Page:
Aug. 24 Elly had band camp again. The boys had an evening soc­cer game in La Crosse. Amid all the driv­ing, we man­aged to har­vest let­tuce and fill the rafts with plants. It feels so good to sup­ply prod­uct to restau­rants and stores again.

Aug. 25 We started with green­house jobs such as set­ting out sticky traps for fly­ing pests. But I stayed in the house to can salsa and spaghetti sauce. Tim and I sat down at 9 p.m. to watch TV while we waited for the can­ners to fin­ish, set­ting a timer just in case we fell asleep.

Aug. 26 Af­ter the boys’ 10 a.m. soc­cer game, we headed straight to the green­house to seed, move plants and de­cide where to set up an of­fice. Once that’s done, I’ll be able to get some of­fice work done in down times dur­ing the day. I’m too tired to do it in the evening by the time I get back to the house.

Aug. 28 Tim and Kessler hung new tomato trel­lises while Elly and I made three batches of tri­fle for dessert at the boys’ team din­ner. We left at 5:30 p.m., re­turned four hours later and went straight to bed.

Aug. 29 Af­ter a busy work­day, Tim cleaned up to go to the boys’ soc­cer game, but I stayed home—too much on my plate. I cleaned out dried-up plants that were done pro­duc­ing, dumped nurs­ery clar­i­fiers and bat­tled green­house pests by re­leas­ing ben­e­fi­cial ne­ma­todes, wasp lar­vae and bac­te­ria. We like to treat prob­lems with them in­stead of chem­i­cals.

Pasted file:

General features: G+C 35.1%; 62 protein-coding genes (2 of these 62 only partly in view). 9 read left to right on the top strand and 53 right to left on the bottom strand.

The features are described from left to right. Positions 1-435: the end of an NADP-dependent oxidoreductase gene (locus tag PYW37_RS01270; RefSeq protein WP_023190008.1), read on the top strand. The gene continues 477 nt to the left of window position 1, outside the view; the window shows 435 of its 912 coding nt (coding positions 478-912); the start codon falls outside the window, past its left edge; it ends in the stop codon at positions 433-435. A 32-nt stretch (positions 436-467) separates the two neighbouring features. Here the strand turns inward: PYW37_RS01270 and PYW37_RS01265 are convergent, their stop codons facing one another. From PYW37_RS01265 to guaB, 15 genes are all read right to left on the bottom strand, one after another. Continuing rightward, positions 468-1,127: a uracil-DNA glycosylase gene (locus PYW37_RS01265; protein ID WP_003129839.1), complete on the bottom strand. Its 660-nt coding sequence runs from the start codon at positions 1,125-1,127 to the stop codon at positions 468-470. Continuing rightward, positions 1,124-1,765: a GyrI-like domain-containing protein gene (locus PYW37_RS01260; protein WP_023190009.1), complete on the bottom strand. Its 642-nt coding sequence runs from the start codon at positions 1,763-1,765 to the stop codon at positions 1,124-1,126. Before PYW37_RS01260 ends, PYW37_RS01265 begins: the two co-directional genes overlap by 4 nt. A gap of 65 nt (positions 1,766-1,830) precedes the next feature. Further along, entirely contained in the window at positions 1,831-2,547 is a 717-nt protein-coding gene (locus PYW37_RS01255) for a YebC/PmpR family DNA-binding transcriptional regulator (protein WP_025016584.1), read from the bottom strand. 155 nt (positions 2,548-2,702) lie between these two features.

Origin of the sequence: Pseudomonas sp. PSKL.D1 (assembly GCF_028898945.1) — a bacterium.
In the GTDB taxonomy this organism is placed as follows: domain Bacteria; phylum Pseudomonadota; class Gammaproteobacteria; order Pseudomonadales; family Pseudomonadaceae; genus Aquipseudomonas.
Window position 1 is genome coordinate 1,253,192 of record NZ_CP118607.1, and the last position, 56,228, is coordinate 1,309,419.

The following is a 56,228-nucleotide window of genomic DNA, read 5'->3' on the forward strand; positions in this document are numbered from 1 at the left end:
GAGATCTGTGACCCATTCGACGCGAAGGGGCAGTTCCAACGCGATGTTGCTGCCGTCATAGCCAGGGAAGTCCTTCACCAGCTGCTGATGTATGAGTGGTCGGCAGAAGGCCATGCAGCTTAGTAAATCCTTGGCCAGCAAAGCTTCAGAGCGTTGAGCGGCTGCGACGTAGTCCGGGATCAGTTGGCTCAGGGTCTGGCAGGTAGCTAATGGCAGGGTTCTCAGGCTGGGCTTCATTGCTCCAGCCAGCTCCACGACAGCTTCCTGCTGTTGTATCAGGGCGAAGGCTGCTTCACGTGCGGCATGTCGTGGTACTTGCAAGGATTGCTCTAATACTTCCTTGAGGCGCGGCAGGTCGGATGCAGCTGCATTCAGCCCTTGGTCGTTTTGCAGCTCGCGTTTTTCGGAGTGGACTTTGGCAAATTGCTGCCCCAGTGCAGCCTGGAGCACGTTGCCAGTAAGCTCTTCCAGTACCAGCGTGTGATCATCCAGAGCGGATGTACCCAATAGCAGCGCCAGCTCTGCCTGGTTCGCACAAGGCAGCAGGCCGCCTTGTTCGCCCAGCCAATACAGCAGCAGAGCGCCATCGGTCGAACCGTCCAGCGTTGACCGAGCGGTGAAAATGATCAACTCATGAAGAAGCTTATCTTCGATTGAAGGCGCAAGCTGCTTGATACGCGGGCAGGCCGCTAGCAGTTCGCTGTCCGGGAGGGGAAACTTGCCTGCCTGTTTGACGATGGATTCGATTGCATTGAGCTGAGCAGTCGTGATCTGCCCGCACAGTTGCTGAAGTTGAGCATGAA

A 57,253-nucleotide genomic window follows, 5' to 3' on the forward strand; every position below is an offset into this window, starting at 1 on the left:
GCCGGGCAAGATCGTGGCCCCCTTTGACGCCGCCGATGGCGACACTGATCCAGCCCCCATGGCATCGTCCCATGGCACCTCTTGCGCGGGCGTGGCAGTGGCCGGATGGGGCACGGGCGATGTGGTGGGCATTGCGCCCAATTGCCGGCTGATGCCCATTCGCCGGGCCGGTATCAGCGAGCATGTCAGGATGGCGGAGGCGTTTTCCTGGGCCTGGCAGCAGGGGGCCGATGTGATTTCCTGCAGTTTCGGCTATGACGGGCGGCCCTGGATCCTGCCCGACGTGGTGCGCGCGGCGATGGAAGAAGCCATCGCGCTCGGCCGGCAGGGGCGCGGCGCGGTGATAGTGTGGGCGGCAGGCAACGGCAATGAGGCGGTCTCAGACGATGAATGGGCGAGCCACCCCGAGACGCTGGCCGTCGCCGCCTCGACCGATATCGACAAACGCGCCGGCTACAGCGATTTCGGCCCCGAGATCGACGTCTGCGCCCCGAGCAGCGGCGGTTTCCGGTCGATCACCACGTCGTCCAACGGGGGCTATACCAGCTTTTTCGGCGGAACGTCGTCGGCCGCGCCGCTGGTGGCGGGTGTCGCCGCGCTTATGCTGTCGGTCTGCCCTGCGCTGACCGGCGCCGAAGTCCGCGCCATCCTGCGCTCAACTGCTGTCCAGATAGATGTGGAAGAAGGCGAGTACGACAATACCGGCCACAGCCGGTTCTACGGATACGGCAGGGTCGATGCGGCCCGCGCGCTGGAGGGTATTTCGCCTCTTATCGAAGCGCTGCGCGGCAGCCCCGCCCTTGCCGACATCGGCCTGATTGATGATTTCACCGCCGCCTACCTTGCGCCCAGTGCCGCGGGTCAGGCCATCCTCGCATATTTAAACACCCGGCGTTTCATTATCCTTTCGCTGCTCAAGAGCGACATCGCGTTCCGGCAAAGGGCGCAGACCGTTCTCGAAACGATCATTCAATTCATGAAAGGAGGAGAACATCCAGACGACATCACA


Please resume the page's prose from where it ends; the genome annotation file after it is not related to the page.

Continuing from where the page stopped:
Aug. 31 My mother-in-law is com­ing to clean, giv­ing me the time to up­date the web­site and make stick­ers for our herbs. Af­ter let­ting the kids sleep un­til 7:30 a.m., we all worked un­til noon. Bos­ton showed up to go over the con­struc­tion projects we asked him to han­dle. Kessler and Wyn­d­sor went to their soc­cer game at 5 p.m. The rest of us drove to the game about 6:30 p.m. and fed the fish when we re­turned a few hours later.

I hope you en­joyed a peek into our lives. We do the best we can, run­ning our farm­ing busi­ness while jug­gling fam­ily time and the kids’ sports and ac­tiv­i­ties, but we wouldn’t trade a thing.

Fish farm­ing re­quires nearly daily clean­ing. Bonny Good­e­nough gets to work on one of the fam­ily’s mas­sive tanks.

MIN­DORO, WIS­CON­SIN

Float­ing Gar­dens farm spans four green­houses. Be­low, Bos­ton Good­e­nough in­spects the tilapia.

The whole Good­e­nough fam­ily pitches in dur­ing busy times in the green­houses. Here, Wyn­d­sor and Elly swap grow­ing trays with young plants.

Kessler and Bonny Good­e­nough har­vest and bag let­tuce heads ready for de­liv­ery.